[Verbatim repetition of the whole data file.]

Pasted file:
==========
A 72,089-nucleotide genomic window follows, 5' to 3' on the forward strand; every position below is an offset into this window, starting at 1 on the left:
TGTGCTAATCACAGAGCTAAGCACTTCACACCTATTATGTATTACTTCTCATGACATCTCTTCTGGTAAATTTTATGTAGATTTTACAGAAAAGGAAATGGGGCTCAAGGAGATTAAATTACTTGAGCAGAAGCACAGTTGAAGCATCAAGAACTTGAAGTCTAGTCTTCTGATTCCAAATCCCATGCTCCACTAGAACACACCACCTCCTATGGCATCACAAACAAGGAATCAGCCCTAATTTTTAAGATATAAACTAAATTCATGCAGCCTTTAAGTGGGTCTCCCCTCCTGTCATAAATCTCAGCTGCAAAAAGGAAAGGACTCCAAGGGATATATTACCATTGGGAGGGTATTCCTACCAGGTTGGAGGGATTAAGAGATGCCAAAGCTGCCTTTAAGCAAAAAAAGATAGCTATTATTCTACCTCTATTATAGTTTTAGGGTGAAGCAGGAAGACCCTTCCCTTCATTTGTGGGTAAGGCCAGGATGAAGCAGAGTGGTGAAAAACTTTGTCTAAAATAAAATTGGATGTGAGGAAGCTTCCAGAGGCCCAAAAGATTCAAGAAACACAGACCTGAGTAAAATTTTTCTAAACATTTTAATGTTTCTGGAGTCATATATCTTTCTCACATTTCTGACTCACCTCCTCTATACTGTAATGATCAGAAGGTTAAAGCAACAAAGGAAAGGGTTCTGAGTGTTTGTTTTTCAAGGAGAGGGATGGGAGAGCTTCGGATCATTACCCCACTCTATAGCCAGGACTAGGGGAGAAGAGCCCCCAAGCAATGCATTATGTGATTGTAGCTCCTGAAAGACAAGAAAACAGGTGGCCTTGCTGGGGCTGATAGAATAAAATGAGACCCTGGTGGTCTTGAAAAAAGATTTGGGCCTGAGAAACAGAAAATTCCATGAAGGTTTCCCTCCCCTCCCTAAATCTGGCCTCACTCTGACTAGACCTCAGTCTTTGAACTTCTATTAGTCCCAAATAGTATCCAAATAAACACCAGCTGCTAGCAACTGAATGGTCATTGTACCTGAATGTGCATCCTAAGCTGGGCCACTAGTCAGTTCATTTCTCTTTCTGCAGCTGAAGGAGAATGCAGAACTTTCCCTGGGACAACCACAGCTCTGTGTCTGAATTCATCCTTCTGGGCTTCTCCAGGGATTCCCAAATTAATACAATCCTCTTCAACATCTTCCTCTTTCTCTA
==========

A 72,089-nucleotide genomic window follows, 5' to 3' on the forward strand; every position below is an offset into this window, starting at 1 on the left:
TGTGCTAATCACAGAGCTAAGCACTTCACACCTATTATGTATTACTTCTCATGACATCTCTTCTGGTAAATTTTATGTAGATTTTACAGAAAAGGAAATGGGGCTCAAGGAGATTAAATTACTTGAGCAGAAGCACAGTTGAAGCATCAAGAACTTGAAGTCTAGTCTTCTGATTCCAAATCCCATGCTCCACTAGAACACACCACCTCCTATGGCATCACAAACAAGGAATCAGCCCTAATTTTTAAGATATAAACTAAATTCATGCAGCCTTTAAGTGGGTCTCCCCTCCTGTCATAAATCTCAGCTGCAAAAAGGAAAGGACTCCAAGGGATATATTACCATTGGGAGGGTATTCCTACCAGGTTGGAGGGATTAAGAGATGCCAAAGCTGCCTTTAAGCAAAAAAAGATAGCTATTATTCTACCTCTATTATAGTTTTAGGGTGAAGCAGGAAGACCCTTCCCTTCATTTGTGGGTAAGGCCAGGATGAAGCAGAGTGGTGAAAAACTTTGTCTAAAATAAAATTGGATGTGAGGAAGCTTCCAGAGGCCCAAAAGATTCAAGAAACACAGACCTGAGTAAAATTTTTCTAAACATTTTAATGTTTCTGGAGTCATATATCTTTCTCACATTTCTGACTCACCTCCTCTATACTGTAATGATCAGAAGGTTAAAGCAACAAAGGAAAGGGTTCTGAGTGTTTGTTTTTCAAGGAGAGGGATGGGAGAGCTTCGGATCATTACCCCACTCTATAGCCAGGACTAGGGGAGAAGAGCCCCCAAGCAATGCATTATGTGATTGTAGCTCCTGAAAGACAAGAAAACAGGTGGCCTTGCTGGGGCTGATAGAATAAAATGAGACCCTGGTGGTCTTGAAAAAAGATTTGGGCCTGAGAAACAGAAAATTCCATGAAGGTTTCCCTCCCCTCCCTAAATCTGGCCTCACTCTGACTAGACCTCAGTCTTTGAACTTCTATTAGTCCCAAATAGTATCCAAATAAACACCAGCTGCTAGCAACTGAATGGTCATTGTACCTGAATGTGCATCCTAAGCTGGGCCACTAGTCAGTTCATTTCTCTTTCTGCAGCTGAAGGAGAATGCAGAACTTTCCCTGGGACAACCACAGCTCTGTGTCTGAATTCATCCTTCTGGGCTTCTCCAGGGATTCCCAAATTAATACAATCCTCTTCAACATCTTCCTCTTTCTCTA